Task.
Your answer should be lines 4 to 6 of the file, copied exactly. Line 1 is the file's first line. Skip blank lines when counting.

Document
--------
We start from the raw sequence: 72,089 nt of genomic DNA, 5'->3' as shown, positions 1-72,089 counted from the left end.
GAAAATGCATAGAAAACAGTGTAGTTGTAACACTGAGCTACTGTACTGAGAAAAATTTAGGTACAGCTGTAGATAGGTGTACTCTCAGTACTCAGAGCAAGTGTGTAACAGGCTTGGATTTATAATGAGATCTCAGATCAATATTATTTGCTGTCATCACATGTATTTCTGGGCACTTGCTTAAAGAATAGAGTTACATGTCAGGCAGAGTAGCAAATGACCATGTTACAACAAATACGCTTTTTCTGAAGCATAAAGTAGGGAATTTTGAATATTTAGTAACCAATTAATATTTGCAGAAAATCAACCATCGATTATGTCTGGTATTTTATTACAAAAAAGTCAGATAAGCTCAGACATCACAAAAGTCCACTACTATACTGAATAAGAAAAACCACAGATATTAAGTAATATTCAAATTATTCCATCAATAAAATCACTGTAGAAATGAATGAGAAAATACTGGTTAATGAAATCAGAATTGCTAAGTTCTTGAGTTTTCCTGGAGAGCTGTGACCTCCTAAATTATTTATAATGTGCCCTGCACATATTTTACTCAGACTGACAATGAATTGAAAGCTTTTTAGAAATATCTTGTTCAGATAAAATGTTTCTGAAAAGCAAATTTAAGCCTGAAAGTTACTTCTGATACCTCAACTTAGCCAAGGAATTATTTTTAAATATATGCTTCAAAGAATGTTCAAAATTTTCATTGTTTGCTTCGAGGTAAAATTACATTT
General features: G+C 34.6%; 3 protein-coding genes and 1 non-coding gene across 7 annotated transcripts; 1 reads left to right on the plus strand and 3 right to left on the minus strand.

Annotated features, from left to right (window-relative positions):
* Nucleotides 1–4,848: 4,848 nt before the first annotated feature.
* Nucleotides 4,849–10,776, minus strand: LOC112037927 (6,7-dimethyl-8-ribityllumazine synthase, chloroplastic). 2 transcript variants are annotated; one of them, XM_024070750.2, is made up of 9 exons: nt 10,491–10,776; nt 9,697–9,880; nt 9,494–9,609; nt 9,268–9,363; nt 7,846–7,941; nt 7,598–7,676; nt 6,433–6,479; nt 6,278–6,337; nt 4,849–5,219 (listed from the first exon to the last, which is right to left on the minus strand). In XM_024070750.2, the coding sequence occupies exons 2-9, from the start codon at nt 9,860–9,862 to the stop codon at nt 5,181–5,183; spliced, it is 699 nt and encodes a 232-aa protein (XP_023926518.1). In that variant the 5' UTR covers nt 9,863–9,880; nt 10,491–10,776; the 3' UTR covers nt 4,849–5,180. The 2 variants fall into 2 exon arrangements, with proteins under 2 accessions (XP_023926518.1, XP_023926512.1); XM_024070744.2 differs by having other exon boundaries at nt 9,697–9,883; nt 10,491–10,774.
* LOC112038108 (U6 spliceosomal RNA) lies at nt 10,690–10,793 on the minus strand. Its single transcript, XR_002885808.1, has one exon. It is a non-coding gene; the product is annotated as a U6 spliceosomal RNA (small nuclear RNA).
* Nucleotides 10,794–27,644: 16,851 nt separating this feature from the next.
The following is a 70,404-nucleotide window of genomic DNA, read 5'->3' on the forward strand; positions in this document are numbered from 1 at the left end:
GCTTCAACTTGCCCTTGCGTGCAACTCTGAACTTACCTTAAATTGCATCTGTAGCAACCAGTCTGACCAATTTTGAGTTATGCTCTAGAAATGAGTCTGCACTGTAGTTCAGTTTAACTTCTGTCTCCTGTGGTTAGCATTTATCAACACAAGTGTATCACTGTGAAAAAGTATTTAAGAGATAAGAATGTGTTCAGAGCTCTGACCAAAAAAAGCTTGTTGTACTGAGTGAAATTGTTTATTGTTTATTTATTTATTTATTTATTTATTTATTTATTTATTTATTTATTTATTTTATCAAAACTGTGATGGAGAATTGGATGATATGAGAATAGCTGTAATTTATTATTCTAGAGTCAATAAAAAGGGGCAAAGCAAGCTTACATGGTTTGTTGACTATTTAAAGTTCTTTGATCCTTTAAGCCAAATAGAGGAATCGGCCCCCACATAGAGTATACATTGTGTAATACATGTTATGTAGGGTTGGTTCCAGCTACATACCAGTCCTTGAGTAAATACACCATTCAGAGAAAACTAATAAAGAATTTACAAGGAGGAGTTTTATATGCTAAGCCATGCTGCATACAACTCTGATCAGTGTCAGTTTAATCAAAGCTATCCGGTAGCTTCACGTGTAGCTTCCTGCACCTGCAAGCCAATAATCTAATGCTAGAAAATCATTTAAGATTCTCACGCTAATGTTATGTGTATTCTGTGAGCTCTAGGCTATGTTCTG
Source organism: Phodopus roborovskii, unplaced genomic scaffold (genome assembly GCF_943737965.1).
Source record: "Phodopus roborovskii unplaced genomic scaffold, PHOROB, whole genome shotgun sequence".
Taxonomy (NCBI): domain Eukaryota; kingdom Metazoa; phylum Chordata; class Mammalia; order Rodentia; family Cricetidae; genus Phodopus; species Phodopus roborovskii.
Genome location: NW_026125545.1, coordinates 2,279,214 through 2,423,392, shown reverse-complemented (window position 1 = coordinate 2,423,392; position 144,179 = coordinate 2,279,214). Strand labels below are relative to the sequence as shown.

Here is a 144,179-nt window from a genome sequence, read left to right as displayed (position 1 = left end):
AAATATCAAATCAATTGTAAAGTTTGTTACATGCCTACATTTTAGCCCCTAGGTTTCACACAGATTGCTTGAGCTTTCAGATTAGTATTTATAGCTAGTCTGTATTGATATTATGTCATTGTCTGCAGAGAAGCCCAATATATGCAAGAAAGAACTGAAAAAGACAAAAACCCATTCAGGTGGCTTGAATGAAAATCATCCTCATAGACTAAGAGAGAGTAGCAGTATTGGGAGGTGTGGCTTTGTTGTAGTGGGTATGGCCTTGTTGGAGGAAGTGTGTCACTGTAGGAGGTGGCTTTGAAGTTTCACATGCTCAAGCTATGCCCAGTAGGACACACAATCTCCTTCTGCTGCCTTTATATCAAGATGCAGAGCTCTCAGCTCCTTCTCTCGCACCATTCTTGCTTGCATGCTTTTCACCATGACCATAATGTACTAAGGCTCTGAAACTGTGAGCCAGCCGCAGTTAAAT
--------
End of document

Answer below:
Annotated features, from left to right (window-relative positions):
* Nucleotides 1–4,848: 4,848 nt before the first annotated feature.
* Nucleotides 4,849–10,776, minus strand: LOC112037927 (6,7-dimethyl-8-ribityllumazine synthase, chloroplastic). 2 transcript variants are annotated; one of them, XM_024070750.2, is made up of 9 exons: nt 10,491–10,776; nt 9,697–9,880; nt 9,494–9,609; nt 9,268–9,363; nt 7,846–7,941; nt 7,598–7,676; nt 6,433–6,479; nt 6,278–6,337; nt 4,849–5,219 (listed from the first exon to the last, which is right to left on the minus strand). In XM_024070750.2, the coding sequence occupies exons 2-9, from the start codon at nt 9,860–9,862 to the stop codon at nt 5,181–5,183; spliced, it is 699 nt and encodes a 232-aa protein (XP_023926518.1). In that variant the 5' UTR covers nt 9,863–9,880; nt 10,491–10,776; the 3' UTR covers nt 4,849–5,180. The 2 variants fall into 2 exon arrangements, with proteins under 2 accessions (XP_023926518.1, XP_023926512.1); XM_024070744.2 differs by having other exon boundaries at nt 9,697–9,883; nt 10,491–10,774.